On Dec. 17, President Obama signed into law legislation extending and expanding important tax provisions. The compromise proposal, The Tax Relief, Unemployment Insurance Reauthorization and Job Creation Act of 2010 (HR 4853), brokered by the White House and congressional Republicans cleared the House and Senate by wide bipartisan margins.
Among other things, the law:
- Extends the 2001 and 2003 tax cuts for all taxpayers through 2012
- Sets the estate tax exemption level at $5 million per person ($10 million per couple) with a top tax rate of 35 percent
- Provides 100 percent depreciation bonus for equipment placed in service after Sept. 8, 2010, and through Dec. 31, 2011. For equipment placed in service after Dec. 31, 2011, and through Dec. 31, 2012, the bill provides for 50 percent depreciation bonus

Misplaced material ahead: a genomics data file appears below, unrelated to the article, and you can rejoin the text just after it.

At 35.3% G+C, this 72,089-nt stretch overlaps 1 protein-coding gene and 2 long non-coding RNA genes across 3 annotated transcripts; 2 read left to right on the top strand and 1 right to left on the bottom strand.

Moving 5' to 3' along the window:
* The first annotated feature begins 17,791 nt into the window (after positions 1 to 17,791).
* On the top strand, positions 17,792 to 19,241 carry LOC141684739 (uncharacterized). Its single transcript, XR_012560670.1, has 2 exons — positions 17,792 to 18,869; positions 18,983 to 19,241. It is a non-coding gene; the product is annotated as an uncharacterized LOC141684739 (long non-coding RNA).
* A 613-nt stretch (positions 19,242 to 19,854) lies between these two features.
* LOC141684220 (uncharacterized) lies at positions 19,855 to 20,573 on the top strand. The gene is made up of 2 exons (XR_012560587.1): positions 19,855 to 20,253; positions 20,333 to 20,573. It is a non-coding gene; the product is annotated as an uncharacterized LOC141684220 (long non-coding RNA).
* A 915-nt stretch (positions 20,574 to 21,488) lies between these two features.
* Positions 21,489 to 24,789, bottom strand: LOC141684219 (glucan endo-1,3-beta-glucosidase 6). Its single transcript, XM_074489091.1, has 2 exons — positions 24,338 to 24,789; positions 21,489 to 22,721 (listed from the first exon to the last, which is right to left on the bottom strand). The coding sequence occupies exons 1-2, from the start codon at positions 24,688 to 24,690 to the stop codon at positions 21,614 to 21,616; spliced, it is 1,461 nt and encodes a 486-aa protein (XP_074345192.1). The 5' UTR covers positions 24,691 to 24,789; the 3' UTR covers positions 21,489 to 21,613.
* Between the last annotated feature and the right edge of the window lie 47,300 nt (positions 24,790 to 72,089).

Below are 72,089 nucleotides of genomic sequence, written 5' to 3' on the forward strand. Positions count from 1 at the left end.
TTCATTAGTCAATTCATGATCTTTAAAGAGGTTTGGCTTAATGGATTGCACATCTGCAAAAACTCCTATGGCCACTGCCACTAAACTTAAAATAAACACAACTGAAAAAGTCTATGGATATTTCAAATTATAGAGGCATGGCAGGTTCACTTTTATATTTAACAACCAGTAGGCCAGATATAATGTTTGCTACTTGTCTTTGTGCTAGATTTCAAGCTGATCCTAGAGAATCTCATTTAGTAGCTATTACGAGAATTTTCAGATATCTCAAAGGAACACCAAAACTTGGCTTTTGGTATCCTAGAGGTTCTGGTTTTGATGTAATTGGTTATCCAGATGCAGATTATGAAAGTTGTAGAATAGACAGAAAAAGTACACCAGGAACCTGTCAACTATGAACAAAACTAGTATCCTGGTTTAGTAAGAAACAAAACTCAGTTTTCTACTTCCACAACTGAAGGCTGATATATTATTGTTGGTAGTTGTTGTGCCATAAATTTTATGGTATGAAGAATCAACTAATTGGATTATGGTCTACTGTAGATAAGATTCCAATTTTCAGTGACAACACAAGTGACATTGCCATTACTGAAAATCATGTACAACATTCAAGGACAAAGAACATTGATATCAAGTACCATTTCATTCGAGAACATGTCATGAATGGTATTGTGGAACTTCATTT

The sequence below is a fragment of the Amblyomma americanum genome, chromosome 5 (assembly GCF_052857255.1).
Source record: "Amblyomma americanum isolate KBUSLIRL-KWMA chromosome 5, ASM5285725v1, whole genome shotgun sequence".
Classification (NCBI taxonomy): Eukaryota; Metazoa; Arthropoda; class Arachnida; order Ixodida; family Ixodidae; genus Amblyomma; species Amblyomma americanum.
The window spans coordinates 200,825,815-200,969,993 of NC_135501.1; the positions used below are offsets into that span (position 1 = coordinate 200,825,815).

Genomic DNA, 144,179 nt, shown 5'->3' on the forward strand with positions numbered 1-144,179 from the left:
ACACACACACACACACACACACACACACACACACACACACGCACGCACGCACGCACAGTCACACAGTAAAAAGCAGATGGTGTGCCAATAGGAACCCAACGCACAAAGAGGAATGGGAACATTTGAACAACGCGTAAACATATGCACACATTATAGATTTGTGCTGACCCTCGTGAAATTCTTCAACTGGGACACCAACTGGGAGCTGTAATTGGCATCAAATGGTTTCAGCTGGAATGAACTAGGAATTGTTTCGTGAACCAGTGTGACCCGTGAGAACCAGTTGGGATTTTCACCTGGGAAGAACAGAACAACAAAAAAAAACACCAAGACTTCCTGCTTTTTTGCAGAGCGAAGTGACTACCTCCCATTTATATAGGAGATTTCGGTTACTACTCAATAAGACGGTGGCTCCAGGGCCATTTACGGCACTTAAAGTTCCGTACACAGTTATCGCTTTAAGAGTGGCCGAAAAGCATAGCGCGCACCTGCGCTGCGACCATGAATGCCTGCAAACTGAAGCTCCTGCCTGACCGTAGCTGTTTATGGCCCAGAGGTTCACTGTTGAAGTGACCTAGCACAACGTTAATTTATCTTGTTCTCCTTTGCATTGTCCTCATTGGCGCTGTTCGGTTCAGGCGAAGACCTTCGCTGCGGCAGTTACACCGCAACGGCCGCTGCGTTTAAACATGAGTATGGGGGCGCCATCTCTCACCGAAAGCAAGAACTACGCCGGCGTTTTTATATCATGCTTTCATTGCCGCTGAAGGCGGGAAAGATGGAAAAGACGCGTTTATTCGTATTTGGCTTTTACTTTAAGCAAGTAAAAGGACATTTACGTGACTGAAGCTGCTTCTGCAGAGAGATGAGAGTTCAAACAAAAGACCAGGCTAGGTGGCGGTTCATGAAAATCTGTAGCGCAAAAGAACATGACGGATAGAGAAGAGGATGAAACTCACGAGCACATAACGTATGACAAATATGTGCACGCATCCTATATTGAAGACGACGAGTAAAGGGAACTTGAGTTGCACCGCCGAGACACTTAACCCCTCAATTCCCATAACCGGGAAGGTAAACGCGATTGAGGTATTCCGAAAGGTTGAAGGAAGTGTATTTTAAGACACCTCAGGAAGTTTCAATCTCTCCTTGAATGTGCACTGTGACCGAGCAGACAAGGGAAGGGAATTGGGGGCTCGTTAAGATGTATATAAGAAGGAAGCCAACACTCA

- Extends increased Sec. 179 expensing levels through 2012
Despite initial skepticism from critics, the widely held consensus is that the deal represents the best offer either side could hope to achieve without handing a tax increase to all taxpayers for Christmas.
AED had been pushing for several of the initiatives in the legislation. Top priorities included working with lawmakers to prevent a tax increase for all earners, temporarily resolve estate tax uncertainty, and extend and expand capital investment incentives. In fact, in the run-up to the final vote, AED led an ad-hoc coalition of construction industry groups in encouraging Congress to work in a bipartisan manner to promptly enact the compromise tax package.
For more information about the extension of the depreciation bonus and other important capital investment incentives in the new tax law, visit: www.depreciationbonus.org